Generic selectors
Exact matches only
Search in title
Search in content
Post Type Selectors
Search in posts
Search in pages
Filter by Categories
Book Review
Brief Report
Case Letter
Case Report
Case Series
Commentary
Current Issue
Editorial
Erratum
Guest Editorial
Images
Images in Neurology
Images in Neuroscience
Images in Neurosciences
Letter to Editor
Letter to the Editor
Letters to Editor
Letters to the Editor
Media and News
None
Notice of Retraction
Obituary
Original Article
Point of View
Position Paper
Review Article
Short Communication
Systematic Review
Systematic Review Article
Technical Note
Techniques in Neurosurgery
Generic selectors
Exact matches only
Search in title
Search in content
Post Type Selectors
Search in posts
Search in pages
Filter by Categories
Book Review
Brief Report
Case Letter
Case Report
Case Series
Commentary
Current Issue
Editorial
Erratum
Guest Editorial
Images
Images in Neurology
Images in Neuroscience
Images in Neurosciences
Letter to Editor
Letter to the Editor
Letters to Editor
Letters to the Editor
Media and News
None
Notice of Retraction
Obituary
Original Article
Point of View
Position Paper
Review Article
Short Communication
Systematic Review
Systematic Review Article
Technical Note
Techniques in Neurosurgery
Generic selectors
Exact matches only
Search in title
Search in content
Post Type Selectors
Search in posts
Search in pages
Filter by Categories
Book Review
Brief Report
Case Letter
Case Report
Case Series
Commentary
Current Issue
Editorial
Erratum
Guest Editorial
Images
Images in Neurology
Images in Neuroscience
Images in Neurosciences
Letter to Editor
Letter to the Editor
Letters to Editor
Letters to the Editor
Media and News
None
Notice of Retraction
Obituary
Original Article
Point of View
Position Paper
Review Article
Short Communication
Systematic Review
Systematic Review Article
Technical Note
Techniques in Neurosurgery
View/Download PDF

Translate this page into:

Case Report
2 (
2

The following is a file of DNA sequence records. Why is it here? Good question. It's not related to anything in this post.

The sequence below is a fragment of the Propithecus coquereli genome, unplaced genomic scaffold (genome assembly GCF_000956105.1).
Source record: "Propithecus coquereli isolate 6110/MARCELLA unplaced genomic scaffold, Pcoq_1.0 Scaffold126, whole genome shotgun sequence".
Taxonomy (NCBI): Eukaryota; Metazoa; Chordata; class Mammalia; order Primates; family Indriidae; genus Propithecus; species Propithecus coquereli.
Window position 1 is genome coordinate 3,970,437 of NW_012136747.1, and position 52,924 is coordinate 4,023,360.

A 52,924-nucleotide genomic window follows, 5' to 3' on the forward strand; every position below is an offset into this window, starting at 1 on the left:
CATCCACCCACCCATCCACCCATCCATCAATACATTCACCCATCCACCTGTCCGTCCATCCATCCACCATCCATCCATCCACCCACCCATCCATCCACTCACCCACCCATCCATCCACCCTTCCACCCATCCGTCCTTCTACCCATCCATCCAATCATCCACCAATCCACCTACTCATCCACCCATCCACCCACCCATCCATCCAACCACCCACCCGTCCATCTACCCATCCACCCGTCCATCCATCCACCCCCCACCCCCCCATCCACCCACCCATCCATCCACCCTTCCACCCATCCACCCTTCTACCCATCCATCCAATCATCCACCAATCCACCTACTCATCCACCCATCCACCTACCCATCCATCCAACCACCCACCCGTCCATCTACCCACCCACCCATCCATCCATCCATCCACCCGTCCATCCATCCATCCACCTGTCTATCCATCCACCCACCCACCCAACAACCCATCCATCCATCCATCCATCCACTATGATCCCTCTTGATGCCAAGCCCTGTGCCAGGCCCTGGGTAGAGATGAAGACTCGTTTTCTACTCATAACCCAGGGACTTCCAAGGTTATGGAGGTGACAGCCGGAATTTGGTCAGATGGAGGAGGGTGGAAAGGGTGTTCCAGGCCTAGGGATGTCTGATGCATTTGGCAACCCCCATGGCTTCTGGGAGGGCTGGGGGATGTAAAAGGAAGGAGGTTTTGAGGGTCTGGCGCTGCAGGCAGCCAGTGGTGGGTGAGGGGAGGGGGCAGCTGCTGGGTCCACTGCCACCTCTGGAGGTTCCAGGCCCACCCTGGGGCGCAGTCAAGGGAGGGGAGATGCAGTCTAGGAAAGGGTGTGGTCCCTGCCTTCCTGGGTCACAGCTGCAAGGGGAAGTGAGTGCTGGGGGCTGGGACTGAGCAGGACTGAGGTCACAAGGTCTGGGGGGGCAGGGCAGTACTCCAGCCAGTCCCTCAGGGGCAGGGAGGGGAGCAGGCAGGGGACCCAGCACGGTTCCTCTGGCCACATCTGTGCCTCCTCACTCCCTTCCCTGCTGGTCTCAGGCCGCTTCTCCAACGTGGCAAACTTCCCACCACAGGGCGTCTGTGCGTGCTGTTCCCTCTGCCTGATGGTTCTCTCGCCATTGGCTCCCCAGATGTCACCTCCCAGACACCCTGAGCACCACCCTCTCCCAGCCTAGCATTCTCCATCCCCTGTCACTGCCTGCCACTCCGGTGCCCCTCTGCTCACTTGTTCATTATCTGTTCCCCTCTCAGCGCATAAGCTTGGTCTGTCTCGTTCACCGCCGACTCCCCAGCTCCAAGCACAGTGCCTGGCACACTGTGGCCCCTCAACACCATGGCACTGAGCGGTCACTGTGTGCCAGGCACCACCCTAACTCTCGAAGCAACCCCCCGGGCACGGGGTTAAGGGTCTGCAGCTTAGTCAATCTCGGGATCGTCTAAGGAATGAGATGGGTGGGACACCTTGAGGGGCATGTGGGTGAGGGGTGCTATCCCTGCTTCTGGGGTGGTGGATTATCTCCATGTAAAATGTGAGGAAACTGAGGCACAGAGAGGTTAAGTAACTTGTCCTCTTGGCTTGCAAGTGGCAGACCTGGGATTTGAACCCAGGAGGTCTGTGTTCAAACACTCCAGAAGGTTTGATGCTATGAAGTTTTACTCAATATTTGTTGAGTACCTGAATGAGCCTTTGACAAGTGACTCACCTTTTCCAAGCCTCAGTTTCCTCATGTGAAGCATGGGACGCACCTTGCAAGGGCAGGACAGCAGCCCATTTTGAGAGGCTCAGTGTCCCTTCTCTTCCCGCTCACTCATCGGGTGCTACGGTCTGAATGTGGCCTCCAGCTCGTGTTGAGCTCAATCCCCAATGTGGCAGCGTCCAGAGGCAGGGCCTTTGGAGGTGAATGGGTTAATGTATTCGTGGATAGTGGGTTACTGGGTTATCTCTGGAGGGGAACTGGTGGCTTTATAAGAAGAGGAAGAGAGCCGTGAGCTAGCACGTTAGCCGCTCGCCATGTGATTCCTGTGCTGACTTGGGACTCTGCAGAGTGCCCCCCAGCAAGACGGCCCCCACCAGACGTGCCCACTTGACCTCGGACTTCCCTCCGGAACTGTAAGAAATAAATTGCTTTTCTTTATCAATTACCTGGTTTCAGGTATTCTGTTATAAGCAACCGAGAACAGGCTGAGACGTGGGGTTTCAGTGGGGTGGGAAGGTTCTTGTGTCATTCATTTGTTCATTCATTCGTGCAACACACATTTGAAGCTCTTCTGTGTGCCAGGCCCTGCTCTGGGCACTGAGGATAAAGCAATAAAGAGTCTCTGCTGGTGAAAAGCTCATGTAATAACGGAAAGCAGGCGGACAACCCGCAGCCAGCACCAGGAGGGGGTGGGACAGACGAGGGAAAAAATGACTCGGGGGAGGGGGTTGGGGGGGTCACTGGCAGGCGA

); 174-177
doi:
10.4103/0976-3147.83587

Giant primary ossified cavernous hemangioma of the skull in an adult: A rare calvarial tumor

Department of Neurosurgery, TN Medical College and B.Y.L. Nair Hospital, Mumbai, India
Address for correspondence: Dr. Srikant Balasubramaniam, Department of Neurosurgery, B.Y.L Nair Hospital, Dr. A.L. Nair Road, Mumbai Central, Mumbai -400008, India. E-mail: srikantbala@yahoo.com
Licence

This is an open-access article distributed under the terms of the Creative Commons Attribution-Noncommercial-Share Alike 3.0 Unported, which permits unrestricted use, distribution, and reproduction in any medium, provided the original work is properly cited.

Disclaimer:
This article was originally published by Medknow Publications and was migrated to Scientific Scholar after the change of Publisher.

Abstract

Primary intraosseous cavernous hemangiomas (PICHs) of the cranium are rare benign vascular tumors that account for about 0.2 % of all bone tumors and 10 % of benign skull tumors. They generally present as osteolytic lesions with honeycomb pattern of calcification. Completely ossified cavernous hemangioma of the calvarium in an adult has not been reported previously. A 28-year-old female presented to us with a large right parietal skull mass that had been present since the last 15 years. Total resection of the lesion was performed. Pathological examination was suggestive of cavernous hemangioma of the skull bone. Cavernous hemangioma should be considered as one of the differential diagnosis in any case of bony swelling of the calvarium so that adequate preoperative planning can be made to minimize blood loss and subsequent morbidity.

Keywords

Adult
cavernous hemangioma
ossified calvarial mass
skull lesion

Introduction

Primary intraosseous cavernous hemangiomas (PICHs) of the cranium are rare benign vascular tumors that account for about 0.2% of all bone tumors and 10% of benign skull tumors.[12] These typically present as osteolytic lesions in the calvarium.[24] Even though calcification in hemangioma is relatively common, completely ossified cavernous hemangioma of the skull in an adult has hitherto been unreported in literature.[5] Total surgical excision is the treatment of choice and the prognosis after complete excision is excellent and recurrence is usually rare.[26] We present a rare case of a giant cavernous hemangioma of the skull which was completely ossified. The clinical presentation, pathology, differential diagnosis and treatment of this rare disorder are discussed.

Case Report

A 28-year-old female presented to us with history of huge swelling over the right parietal region progressively increasing in size over the past 15 years. There were no significant complaints except for the swelling. On examination, the lesion measured approximately 6 cm in diameter in the right posterior high parietal region. The swelling was firm to hard in consistency, non-tender and immobile. Clinical impression on local examination was that of a hard bony mass arising from the calvarium. Routine hematological examination was normal.